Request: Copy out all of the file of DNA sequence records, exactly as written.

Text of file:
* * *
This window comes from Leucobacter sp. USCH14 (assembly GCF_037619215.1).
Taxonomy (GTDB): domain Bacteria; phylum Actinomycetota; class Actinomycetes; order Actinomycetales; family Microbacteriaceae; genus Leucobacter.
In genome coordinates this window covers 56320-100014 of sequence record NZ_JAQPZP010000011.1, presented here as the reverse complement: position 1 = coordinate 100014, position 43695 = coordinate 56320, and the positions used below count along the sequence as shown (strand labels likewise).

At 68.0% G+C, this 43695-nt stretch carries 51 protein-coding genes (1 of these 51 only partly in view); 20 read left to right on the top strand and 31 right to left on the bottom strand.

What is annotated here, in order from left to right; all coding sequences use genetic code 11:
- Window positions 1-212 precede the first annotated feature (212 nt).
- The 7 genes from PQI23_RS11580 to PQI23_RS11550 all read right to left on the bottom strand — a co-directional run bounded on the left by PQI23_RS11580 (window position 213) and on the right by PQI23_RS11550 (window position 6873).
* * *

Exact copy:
This window comes from Leucobacter sp. USCH14 (assembly GCF_037619215.1).
Taxonomy (GTDB): domain Bacteria; phylum Actinomycetota; class Actinomycetes; order Actinomycetales; family Microbacteriaceae; genus Leucobacter.
In genome coordinates this window covers 56320-100014 of sequence record NZ_JAQPZP010000011.1, presented here as the reverse complement: position 1 = coordinate 100014, position 43695 = coordinate 56320, and the positions used below count along the sequence as shown (strand labels likewise).

At 68.0% G+C, this 43695-nt stretch carries 51 protein-coding genes (1 of these 51 only partly in view); 20 read left to right on the top strand and 31 right to left on the bottom strand.

What is annotated here, in order from left to right; all coding sequences use genetic code 11:
- Window positions 1-212 precede the first annotated feature (212 nt).
- The 7 genes from PQI23_RS11580 to PQI23_RS11550 all read right to left on the bottom strand — a co-directional run bounded on the left by PQI23_RS11580 (window position 213) and on the right by PQI23_RS11550 (window position 6873).